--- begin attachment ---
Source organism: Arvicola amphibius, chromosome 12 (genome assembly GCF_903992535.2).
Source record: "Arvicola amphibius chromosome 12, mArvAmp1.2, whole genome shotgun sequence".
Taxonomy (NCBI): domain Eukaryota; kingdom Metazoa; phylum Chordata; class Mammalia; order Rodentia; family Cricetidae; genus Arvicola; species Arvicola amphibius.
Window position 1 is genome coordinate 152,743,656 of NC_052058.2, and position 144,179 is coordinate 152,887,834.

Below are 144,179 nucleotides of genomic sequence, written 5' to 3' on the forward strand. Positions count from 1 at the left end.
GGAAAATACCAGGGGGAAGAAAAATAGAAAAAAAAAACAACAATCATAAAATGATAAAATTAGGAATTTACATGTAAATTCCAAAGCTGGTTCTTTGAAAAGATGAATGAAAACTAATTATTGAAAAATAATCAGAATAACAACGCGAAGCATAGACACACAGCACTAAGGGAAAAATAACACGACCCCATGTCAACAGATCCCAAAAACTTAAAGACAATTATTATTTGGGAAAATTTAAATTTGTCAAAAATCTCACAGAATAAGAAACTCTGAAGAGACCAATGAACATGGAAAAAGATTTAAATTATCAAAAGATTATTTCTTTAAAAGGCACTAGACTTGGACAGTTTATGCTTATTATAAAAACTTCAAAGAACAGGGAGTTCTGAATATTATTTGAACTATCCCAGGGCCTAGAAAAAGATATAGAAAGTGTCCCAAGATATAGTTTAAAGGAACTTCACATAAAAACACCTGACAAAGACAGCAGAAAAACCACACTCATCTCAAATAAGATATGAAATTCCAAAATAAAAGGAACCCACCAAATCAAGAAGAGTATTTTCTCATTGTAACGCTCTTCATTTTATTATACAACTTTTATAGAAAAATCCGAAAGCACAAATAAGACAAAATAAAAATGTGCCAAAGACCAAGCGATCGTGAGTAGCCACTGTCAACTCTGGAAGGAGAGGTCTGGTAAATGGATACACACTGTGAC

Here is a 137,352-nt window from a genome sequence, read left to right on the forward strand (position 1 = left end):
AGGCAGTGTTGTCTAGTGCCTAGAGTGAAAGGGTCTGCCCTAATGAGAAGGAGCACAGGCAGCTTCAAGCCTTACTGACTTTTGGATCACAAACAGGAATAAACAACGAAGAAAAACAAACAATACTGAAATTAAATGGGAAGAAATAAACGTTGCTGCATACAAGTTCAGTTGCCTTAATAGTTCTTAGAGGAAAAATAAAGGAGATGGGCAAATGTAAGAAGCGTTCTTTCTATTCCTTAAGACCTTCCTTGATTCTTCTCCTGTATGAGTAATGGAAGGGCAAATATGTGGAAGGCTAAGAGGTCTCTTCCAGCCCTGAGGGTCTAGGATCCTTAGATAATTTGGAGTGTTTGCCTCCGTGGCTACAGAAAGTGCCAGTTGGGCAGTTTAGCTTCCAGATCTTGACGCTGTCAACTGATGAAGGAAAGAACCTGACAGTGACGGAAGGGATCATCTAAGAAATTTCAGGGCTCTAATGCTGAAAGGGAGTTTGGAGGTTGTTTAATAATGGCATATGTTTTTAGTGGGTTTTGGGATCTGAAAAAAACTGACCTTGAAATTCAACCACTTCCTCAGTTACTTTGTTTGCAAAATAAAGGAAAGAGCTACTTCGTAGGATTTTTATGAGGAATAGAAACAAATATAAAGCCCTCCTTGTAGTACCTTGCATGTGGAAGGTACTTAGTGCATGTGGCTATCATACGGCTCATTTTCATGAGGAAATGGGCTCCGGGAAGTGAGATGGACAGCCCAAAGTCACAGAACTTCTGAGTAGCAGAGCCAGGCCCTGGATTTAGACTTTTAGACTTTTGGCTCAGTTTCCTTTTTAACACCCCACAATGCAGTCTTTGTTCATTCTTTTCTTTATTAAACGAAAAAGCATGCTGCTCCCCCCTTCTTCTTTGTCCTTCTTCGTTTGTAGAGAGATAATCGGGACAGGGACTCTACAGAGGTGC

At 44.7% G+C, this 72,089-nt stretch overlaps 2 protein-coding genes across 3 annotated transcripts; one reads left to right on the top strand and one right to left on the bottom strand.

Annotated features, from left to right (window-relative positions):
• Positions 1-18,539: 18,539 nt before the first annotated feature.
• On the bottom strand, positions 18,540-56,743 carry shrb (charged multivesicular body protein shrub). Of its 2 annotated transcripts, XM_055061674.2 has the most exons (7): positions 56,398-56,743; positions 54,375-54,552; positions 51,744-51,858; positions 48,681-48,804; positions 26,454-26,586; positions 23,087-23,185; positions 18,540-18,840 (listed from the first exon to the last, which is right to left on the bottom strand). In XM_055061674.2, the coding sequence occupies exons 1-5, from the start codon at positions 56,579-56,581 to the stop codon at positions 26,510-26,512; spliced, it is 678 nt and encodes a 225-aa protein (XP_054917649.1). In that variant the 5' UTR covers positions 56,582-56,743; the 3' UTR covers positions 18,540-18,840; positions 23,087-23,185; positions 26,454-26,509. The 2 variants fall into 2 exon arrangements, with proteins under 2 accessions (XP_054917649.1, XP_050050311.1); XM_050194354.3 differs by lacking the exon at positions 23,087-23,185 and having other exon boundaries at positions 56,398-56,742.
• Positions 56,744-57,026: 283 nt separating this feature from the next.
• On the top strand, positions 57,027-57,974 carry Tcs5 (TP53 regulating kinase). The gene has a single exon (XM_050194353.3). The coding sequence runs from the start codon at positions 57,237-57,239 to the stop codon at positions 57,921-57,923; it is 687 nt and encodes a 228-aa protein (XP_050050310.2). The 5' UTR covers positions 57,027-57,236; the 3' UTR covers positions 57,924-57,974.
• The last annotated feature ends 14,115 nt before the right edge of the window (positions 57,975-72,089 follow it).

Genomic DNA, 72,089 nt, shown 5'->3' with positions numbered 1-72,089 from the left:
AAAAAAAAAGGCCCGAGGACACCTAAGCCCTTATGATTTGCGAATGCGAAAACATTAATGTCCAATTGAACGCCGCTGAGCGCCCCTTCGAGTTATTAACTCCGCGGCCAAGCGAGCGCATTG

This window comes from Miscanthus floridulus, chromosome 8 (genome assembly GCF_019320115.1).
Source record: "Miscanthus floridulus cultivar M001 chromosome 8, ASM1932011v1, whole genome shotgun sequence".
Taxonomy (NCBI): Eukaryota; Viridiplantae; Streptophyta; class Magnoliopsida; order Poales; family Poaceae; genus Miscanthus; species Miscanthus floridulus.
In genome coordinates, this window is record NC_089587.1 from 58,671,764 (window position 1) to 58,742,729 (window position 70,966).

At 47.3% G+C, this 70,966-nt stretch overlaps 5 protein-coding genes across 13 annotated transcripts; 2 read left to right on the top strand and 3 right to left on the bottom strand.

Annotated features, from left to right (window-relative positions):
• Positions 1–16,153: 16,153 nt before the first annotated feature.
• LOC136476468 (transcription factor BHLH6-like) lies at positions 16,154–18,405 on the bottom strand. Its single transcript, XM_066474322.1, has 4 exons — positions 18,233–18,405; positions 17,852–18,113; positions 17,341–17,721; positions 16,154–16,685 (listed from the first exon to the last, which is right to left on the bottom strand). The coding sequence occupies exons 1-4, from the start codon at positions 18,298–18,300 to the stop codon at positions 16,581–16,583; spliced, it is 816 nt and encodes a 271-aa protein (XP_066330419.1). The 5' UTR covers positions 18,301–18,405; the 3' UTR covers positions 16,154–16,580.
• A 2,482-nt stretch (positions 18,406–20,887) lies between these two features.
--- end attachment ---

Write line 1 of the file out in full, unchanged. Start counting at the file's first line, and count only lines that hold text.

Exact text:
Source organism: Arvicola amphibius, chromosome 12 (genome assembly GCF_903992535.2).